US

Americans who live near border say Trump's wall is unwelcome

  • In this Sunday, Nov. 13, 2016, photo, a young migrants girl from Central American newly released after processing by the U.S. Customs and Border Patrol is fitted shoes at the Sacred Heart Community Center in the Rio Grande Valley border city of McAllen, Texas, Sunday, Nov. 13, 2016. (AP Photo/Eric Gay)

    In this Sunday, Nov. 13, 2016, photo, a young migrants girl from Central American newly released after processing by the U.S. Customs and Border Patrol is fitted shoes at the Sacred Heart Community Center in the Rio Grande Valley border city of McAllen, Texas, Sunday, Nov. 13, 2016. (AP Photo/Eric Gay)  (The Associated Press)

  • In this Monday, Nov. 14, 2016, photo, a bird rests on a section of 18-foot high border fence in Brownsville, Texas. The idea of a concrete wall spanning the entire 1,954-mile southwest frontier collides head-on with multiple realities, like a looping Rio Grande, fierce local resistance, and cost. (AP Photo/Eric Gay)

    In this Monday, Nov. 14, 2016, photo, a bird rests on a section of 18-foot high border fence in Brownsville, Texas. The idea of a concrete wall spanning the entire 1,954-mile southwest frontier collides head-on with multiple realities, like a looping Rio Grande, fierce local resistance, and cost. (AP Photo/Eric Gay)  (The Associated Press)

  • In this Sunday, Nov. 13, 2016, photo, a U.S. Customs and Border Patrol agent drives along a section of border wall in Hidalgo, Texas. The idea of a concrete wall spanning the entire 1,954-mile southwest frontier collides head-on with multiple realities, like a looping Rio Grande, fierce local resistance, and cost. (AP Photo/Eric Gay)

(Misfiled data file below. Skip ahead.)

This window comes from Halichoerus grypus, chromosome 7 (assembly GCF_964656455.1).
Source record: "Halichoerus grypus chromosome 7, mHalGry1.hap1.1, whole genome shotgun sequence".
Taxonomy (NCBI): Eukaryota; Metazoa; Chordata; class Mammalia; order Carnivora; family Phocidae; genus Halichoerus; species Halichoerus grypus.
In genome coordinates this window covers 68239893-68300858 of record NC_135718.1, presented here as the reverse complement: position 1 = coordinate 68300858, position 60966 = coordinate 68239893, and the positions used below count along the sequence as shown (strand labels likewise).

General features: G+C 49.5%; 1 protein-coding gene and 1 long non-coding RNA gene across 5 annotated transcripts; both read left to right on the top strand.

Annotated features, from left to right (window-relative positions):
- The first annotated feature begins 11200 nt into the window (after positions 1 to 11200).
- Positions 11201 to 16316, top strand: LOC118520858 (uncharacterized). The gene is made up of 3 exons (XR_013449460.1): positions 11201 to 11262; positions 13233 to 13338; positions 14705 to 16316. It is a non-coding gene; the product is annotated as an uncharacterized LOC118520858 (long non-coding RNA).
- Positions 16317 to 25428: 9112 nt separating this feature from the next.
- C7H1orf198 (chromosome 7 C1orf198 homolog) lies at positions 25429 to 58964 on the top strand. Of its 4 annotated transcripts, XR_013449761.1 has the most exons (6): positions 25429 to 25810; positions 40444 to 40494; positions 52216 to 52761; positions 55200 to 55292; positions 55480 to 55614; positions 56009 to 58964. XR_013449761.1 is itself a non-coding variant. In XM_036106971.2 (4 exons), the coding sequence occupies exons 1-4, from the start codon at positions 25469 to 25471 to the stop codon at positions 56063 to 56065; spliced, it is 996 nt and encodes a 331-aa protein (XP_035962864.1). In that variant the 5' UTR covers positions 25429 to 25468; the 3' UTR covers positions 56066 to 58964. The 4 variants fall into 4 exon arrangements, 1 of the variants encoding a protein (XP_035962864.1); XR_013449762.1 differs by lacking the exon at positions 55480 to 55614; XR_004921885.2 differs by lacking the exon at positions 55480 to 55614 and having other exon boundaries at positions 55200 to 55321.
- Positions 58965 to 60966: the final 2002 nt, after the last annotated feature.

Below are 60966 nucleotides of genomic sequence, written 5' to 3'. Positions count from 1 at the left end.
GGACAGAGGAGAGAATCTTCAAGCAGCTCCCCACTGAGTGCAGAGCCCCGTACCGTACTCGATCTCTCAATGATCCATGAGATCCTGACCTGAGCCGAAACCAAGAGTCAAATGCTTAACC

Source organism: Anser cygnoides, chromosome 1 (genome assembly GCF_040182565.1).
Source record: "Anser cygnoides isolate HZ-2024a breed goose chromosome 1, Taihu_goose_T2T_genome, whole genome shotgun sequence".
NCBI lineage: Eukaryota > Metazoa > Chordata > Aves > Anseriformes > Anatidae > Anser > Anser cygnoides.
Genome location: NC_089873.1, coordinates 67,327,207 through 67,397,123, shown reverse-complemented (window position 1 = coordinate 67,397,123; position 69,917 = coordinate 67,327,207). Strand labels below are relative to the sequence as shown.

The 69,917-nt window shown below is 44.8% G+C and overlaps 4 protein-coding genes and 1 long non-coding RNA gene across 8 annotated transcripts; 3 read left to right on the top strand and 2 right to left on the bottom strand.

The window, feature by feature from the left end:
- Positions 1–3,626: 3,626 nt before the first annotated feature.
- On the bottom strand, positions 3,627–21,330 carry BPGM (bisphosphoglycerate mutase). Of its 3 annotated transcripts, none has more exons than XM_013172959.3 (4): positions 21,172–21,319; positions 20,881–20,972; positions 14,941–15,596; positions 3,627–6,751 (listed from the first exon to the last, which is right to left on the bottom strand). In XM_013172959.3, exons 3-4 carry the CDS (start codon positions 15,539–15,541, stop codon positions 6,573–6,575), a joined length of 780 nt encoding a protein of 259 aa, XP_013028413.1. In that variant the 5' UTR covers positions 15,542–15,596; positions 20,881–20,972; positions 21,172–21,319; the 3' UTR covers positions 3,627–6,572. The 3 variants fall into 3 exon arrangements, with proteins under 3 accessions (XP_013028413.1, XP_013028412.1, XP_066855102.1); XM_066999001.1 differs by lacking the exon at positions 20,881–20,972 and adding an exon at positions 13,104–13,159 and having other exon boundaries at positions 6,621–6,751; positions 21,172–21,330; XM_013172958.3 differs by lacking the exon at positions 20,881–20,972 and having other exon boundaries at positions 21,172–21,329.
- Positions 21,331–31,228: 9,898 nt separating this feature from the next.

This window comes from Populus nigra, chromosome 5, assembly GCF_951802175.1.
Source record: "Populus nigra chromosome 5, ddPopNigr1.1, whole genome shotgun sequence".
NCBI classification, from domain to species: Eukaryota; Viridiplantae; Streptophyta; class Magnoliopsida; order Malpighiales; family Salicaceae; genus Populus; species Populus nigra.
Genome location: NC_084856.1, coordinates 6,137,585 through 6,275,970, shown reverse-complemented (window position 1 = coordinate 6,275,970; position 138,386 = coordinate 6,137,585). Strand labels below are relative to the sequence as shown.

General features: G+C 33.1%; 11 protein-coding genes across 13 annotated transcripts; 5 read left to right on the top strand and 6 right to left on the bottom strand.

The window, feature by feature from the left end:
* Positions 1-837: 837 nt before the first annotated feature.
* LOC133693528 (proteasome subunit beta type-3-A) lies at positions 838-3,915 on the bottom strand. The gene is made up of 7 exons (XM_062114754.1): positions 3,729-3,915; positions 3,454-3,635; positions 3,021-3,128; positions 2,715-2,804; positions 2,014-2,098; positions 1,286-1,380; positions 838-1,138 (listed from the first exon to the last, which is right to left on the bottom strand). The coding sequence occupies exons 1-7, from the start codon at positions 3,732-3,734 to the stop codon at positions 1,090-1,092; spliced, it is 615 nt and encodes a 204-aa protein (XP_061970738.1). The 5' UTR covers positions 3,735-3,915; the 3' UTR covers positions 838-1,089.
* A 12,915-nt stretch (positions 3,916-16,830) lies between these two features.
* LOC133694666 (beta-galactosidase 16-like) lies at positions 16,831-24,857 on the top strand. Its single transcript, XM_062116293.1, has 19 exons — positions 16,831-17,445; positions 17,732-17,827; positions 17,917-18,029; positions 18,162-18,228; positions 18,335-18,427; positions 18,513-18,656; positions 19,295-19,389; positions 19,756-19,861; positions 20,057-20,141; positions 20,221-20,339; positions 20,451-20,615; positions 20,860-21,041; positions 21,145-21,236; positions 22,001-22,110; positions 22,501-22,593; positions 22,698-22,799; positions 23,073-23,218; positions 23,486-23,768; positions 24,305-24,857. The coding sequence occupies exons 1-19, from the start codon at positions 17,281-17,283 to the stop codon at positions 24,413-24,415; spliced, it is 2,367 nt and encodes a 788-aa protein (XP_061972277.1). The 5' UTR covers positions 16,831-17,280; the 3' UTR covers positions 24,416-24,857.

In this Sunday, Nov. 13, 2016, photo, a U.S. Customs and Border Patrol agent drives along a section of border wall in Hidalgo, Texas. The idea of a concrete wall spanning the entire 1,954-mile southwest frontier collides head-on with multiple realities, like a looping Rio Grande, fierce local resistance, and cost. (AP Photo/Eric Gay)  (The Associated Press)

The people who live in the region where the U.S. border meets the Gulf of Mexico never quite understood how Donald Trump's great wall could ever be more than campaign rhetoric.

In interviews with The Associated Press, they described how erecting a concrete barrier across the entire 1,954-mile frontier with Mexico collides head-on with the geology of the Rio Grande valley, fierce local resistance and the immense cost.

That's why an electronically fortified "virtual wall" with surveillance cameras, observation balloons and drones makes a lot more sense to people.

The locals are not convinced that a 30- to 40-foot concrete wall will cure the nation's immigration ills. Few were surprised when the president-elect seemed to soften his position after the election, saying that the wall could include some fencing.